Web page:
WASHINGTON — Great theater transcends all boundaries — even the spoken language.
That’s the case with the Arlington Players’ unique new production of “The Hunchback of Notre Dame,” which stars Alex Bryce, who, like his iconic character Quasimodo, happens to be deaf.
“It’s just been an incredible opportunity,” Bryce told WTOP. “I never thought I could have an opportunity like this. It’s exciting beyond belief. … It’s just been a great learning experience (and) I’m looking forward to seeing how the audience reacts to my version of Quasimodo.”
Adapted by playwright Peter Parnell from the 1831 novel by Victor Hugo, the story follows deformed Paris recluse Quasimodo (Bryce), whose controlling uncle Frollo (Adam Strube) keeps him isolated in the bell towers of Notre Dame Cathedral. One day, Quasimodo decides to explore the outside world, falling for the beautiful gypsy Esmeralda (Adelina Mitchell).
“Quasimodo really grows up in isolation, disconnected from the world,” Bryce said. “He meets a girl named Esmeralda, falls in love with her and of course there are two other men who fall in love with Esmeralda as well. So, you have a lot of dramatic tension in that love triangle. You also have the storyline of Quasimodo trying to figure out who he is, in and of himself and in relation to other people, because he has been in this forced isolation up until this point.”
The original story elements actually make perfect sense for a deaf actor in the role.
“The original Quasimodo from the book has been made deaf by the ringing of the bells,” director Rich Farella told WTOP. “We had the opportunity to cast a deaf actor in a deaf role.”
How exactly does the sign language work on stage?
“We still have someone singing his voice … who gets to sing all the beautiful numbers and speak occasionally when Quasi’s inner monologue is being displayed,” Farella said. “Every performance will be exactly the same from Alex’s perspective. Alex will be on stage for every performance. He will be signing the show whenever Quasi’s line is spoken.”
In addition, there will be a special night on Oct. 13 specifically for deaf audiences.
“We’ll have a specific performance, where off the stage will be standing an interpreter to interpret all of the additional lines in the show,” Farella said. “All of the lines that are spoken will be interpreted for one night, so that the deaf community has an opportunity to see this show and to see a musical where they otherwise might not be able to follow what’s going on.”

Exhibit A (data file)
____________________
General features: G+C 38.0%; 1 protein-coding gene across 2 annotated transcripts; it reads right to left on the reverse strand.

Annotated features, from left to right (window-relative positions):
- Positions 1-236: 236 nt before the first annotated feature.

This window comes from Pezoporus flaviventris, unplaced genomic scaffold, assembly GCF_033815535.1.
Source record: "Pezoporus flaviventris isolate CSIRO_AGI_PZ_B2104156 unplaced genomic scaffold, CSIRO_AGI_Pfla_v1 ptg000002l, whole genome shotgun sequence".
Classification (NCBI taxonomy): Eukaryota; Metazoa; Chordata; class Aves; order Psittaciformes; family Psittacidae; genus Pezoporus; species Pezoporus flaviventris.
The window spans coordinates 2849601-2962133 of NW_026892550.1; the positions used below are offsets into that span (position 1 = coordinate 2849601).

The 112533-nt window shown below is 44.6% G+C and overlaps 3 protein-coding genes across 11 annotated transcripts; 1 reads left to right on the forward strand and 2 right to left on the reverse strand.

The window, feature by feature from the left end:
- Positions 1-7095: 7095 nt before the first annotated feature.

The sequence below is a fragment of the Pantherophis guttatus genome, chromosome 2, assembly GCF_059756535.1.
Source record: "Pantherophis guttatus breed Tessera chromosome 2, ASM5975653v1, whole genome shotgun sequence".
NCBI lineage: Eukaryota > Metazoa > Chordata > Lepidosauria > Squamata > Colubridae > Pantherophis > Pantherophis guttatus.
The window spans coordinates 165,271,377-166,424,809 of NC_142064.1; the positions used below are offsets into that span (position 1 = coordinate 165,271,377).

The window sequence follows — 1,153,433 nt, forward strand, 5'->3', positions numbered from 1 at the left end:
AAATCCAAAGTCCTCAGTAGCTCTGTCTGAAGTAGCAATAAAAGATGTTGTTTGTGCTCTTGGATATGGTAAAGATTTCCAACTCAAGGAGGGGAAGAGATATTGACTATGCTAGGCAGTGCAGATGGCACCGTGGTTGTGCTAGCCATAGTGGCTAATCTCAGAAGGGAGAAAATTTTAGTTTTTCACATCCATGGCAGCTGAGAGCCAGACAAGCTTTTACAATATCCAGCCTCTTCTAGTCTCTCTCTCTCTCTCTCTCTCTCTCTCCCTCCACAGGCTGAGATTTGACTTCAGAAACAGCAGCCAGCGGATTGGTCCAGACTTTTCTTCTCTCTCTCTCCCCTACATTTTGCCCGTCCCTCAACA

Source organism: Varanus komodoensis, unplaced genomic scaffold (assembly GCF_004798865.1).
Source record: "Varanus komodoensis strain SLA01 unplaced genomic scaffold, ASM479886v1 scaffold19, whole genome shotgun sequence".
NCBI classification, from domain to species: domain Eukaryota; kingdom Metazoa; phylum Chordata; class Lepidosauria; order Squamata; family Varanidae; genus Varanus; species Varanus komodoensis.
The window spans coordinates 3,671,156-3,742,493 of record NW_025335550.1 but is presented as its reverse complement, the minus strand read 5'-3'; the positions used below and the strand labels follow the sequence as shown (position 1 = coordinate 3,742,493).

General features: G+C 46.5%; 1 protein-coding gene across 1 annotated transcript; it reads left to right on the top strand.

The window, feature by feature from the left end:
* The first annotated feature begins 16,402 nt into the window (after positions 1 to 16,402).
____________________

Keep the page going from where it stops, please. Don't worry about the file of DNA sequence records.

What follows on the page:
The show will feature the Oscar-nominated Disney songbook of Alan Menken (music) and Stephen Schwartz (lyrics), including such memorable songs as “Topsy Turvy” and “Out There.”
“That was one of my favorite songs growing up — and not a small reason why I wanted to do this show,” Farella said of “Out There,” which features lyrics extra fitting for this production:
“All my life I wonder how it feels to pass a day, not above them, but part of them. And out there, living in the sun, Give me one day out there, all I ask is one. To hold forever, out there! Where they all live unaware. What I’d give, what I’d dare, just to live one day out there!”
These songs unfold against period sets by Dan Widerski and costumes by Joan Lawrence.
“Joan has designed some beautiful costumes,” Farella said. “He will have a hunch and makeup, but we want to show the humanity in Quasi, so we’re not going to do a full prosthetic. We want the audience to understand that even though he is different, he is just like them.”
How does Bryce perform the hunched body language made famous by Charles Laughton?
“It was a really big challenge trying to practice with a hunch and naturally shape my body to look like it has a hunch,” Bryce said. “I’ve been mostly successful with as little pains as I can manage, but it is tough because I’m a larger guy. The man who plays Frollo is smaller in stature, so it’s just a lot of interesting physical contrast. … Being physically hunched over, my shoulders are crooked, I might favor one arm. … So I’ll have a shorter range with my left arm.”
How does he enjoy his onstage chemistry with Mitchell’s Esmeralda?
“The two of us have a few scenes together,” Bryce said. “There’s a really good natural energy, an openness. It’s very easy for the two of us to work together and have those dialogues when we’re in character. I feel like Quasimodo really connects with her character Esmeralda, the warmth and energy that she has, and that allows for the connection to happen. … At the end, I actually teach her to sign. She agreed it was really important to have that human connection.”
For Bryce, it’s a moment of personal triumph in his second ever role.
“I was involved in a deaf theater world in college,” Bryce said. “It was really great to see that deaf people can be involved on a community theater stage [like Arlington Players]. I had been involved backstage, helping with the painting and building of sets, but you really don’t have a lot of opportunities to see where deaf people can be involved. … When you bring in a deaf actor, it gives a different spin and perspective on the stories you might already know.”
We may know the story, but I have a hunch this rendition will give audiences goose bumps.
Find more details on the theater website. Hear our full conversation with the cast and crew below:
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